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What’s Wrong with Knowledge? - בראשית

Friday, 16 October, 2020 - 1:36 pm

What’s Wrong with Knowledge?

When Adam and Eve were placed in the Garden of Eden life was simple. G-d had only one request. They were permitted to eat from any tree in the garden, except for one. The tree which they were prohibited from consuming, which therefore symbolized the most negative thing in the garden, was, of course, the tree of knowledge of good and evil. 

This raises many questions, among them: 1) What is wrong with knowledge? Would G-d prefer that Adam and Eve remain  ignorant? 2) The question which Maimonides, in his philosophical work The Guide to the Perplexed, refers to as an “astonishing question” raised by a “learned man”: How can it be that because Adam and Eve violated the commandment of G-d they were rewarded with knowledge, which is the greatest gift man can possess? How is it possible that violating G-d’s will elevated man to the state of enlightenment? 

The answer, according to Maimonides, lies in the words good and evil, which imply subjective good and evil. Before the sin Adam and Eve would think in terms of truth or falsehood; if something was objectively positive it was true, if something was objectively negative it was false. The result of the consumption of the fruit of the tree of knowledge was the introduction of a heightened awareness of self. The human being began to think primarily in terms of self. How does this experience make me feel? If the experience feels good subjectively, it is then desirable. When G-d did not want Adam and Eve to know good and evil he was not trying to keep them ignorant of knowledge, on the contrary, G-d hoped that humanity could hold on to objective knowledge. The “opening of the eyes” that Adam and Eve experienced by consuming the fruit, was not an upgrade that was awarded, but rather on the contrary, it was a downgrade. They traded-in superior objective knowledge for inferior subjective knowledge.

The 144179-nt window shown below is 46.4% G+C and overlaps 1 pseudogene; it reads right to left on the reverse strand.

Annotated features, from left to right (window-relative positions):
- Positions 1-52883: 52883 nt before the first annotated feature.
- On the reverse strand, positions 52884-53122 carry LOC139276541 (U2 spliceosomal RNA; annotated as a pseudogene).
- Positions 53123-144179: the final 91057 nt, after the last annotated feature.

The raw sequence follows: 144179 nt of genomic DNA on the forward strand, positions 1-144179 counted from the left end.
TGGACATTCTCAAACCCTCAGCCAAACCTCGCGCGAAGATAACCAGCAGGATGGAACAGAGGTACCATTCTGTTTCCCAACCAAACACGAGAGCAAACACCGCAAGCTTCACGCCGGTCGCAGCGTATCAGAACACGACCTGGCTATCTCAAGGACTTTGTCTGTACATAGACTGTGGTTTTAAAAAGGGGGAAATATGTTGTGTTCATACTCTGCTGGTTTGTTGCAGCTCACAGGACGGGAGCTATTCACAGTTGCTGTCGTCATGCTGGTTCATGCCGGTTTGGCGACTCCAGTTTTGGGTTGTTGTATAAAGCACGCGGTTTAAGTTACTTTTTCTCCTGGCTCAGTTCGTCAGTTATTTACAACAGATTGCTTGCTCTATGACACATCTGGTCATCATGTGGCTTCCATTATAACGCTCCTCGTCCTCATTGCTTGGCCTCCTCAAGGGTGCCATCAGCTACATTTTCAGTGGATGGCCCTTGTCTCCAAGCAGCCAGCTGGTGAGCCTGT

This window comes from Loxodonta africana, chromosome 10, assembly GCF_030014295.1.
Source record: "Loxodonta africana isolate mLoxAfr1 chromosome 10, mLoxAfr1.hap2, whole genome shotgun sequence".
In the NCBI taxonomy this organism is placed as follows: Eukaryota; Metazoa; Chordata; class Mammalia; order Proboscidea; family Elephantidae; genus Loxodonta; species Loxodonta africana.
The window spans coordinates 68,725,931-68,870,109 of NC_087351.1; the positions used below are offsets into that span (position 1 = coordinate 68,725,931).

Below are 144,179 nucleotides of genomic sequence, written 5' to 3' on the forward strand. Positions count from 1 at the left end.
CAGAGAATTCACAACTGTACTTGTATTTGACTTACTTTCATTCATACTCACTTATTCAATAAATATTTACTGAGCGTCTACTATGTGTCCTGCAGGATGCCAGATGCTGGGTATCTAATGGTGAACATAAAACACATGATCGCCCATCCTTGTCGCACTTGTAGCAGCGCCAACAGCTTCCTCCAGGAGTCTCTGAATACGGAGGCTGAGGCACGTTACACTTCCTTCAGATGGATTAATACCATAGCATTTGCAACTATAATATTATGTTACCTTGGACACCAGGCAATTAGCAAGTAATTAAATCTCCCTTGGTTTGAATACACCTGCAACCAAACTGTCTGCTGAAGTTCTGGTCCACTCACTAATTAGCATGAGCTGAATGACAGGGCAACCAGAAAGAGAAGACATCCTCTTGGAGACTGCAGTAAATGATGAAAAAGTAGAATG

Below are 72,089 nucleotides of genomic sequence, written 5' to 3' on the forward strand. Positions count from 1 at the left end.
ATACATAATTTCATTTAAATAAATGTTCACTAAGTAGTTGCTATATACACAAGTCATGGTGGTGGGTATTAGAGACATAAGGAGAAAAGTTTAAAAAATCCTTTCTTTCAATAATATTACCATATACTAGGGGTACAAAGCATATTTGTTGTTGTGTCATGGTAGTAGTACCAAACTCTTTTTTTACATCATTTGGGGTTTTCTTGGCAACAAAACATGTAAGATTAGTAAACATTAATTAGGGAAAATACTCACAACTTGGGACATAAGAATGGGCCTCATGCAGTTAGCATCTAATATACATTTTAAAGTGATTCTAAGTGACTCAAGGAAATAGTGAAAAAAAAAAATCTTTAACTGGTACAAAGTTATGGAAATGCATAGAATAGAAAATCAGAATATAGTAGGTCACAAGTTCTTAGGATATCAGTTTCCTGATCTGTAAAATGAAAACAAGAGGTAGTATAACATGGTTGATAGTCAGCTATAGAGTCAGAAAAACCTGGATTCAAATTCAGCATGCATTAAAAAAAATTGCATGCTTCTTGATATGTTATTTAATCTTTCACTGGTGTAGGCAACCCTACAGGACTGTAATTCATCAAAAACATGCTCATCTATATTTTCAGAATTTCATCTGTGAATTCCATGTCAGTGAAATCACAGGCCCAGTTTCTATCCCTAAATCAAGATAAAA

The consequence of developing a subjective sense of good and evil is that we were expelled from the tranquility of Eden. Each person evaluated good based on their own self interest, which inevitably led to a chaotic clash of egos. In the short term, the fruit of the tree of knowledge moved us away from G-d.

The story of the tree of knowledge is not an all out tragedy. The subjective perspective introduced passion, enthusiasm, and excitement. If I am attracted to something because I feel that it is good for me, that will intensify my longing and desire for it. So while initially the introduction of the subjective idea of good may have turned us away from the truth of G-d, toward the pursuit of our own temptations, in the long run the subjective perspective could, in fact, enhance our relationship with G-d, intensifying the yearning, deepening the love, and stoking the passion to reconnect to G-d and transforming the world back into Eden. 

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